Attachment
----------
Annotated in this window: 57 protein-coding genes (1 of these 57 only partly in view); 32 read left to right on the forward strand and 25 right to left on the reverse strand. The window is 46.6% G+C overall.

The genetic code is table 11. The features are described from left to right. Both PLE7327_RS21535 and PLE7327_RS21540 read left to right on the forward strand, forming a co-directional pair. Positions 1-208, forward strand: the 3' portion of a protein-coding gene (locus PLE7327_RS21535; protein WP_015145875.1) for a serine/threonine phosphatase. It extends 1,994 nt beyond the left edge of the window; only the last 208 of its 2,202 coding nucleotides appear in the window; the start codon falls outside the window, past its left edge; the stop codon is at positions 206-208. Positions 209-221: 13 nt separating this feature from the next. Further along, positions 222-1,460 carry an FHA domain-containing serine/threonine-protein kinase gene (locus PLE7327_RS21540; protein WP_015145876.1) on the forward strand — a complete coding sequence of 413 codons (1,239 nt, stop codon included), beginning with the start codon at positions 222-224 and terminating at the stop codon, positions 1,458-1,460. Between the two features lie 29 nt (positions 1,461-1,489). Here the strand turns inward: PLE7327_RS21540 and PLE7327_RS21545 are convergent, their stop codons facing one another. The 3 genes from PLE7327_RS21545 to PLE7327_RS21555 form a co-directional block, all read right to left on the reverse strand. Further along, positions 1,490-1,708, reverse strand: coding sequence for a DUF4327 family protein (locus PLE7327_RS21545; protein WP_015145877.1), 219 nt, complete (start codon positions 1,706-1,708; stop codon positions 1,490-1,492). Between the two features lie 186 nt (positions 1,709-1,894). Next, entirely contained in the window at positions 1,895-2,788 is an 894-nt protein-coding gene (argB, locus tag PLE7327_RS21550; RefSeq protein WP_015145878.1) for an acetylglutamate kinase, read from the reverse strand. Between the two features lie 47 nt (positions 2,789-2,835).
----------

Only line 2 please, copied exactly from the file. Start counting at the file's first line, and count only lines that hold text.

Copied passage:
The genetic code is table 11. The features are described from left to right. Both PLE7327_RS21535 and PLE7327_RS21540 read left to right on the forward strand, forming a co-directional pair. Positions 1-208, forward strand: the 3' portion of a protein-coding gene (locus PLE7327_RS21535; protein WP_015145875.1) for a serine/threonine phosphatase. It extends 1,994 nt beyond the left edge of the window; only the last 208 of its 2,202 coding nucleotides appear in the window; the start codon falls outside the window, past its left edge; the stop codon is at positions 206-208. Positions 209-221: 13 nt separating this feature from the next. Further along, positions 222-1,460 carry an FHA domain-containing serine/threonine-protein kinase gene (locus PLE7327_RS21540; protein WP_015145876.1) on the forward strand — a complete coding sequence of 413 codons (1,239 nt, stop codon included), beginning with the start codon at positions 222-224 and terminating at the stop codon, positions 1,458-1,460. Between the two features lie 29 nt (positions 1,461-1,489). Here the strand turns inward: PLE7327_RS21540 and PLE7327_RS21545 are convergent, their stop codons facing one another. The 3 genes from PLE7327_RS21545 to PLE7327_RS21555 form a co-directional block, all read right to left on the reverse strand. Further along, positions 1,490-1,708, reverse strand: coding sequence for a DUF4327 family protein (locus PLE7327_RS21545; protein WP_015145877.1), 219 nt, complete (start codon positions 1,706-1,708; stop codon positions 1,490-1,492). Between the two features lie 186 nt (positions 1,709-1,894). Next, entirely contained in the window at positions 1,895-2,788 is an 894-nt protein-coding gene (argB, locus tag PLE7327_RS21550; RefSeq protein WP_015145878.1) for an acetylglutamate kinase, read from the reverse strand. Between the two features lie 47 nt (positions 2,789-2,835).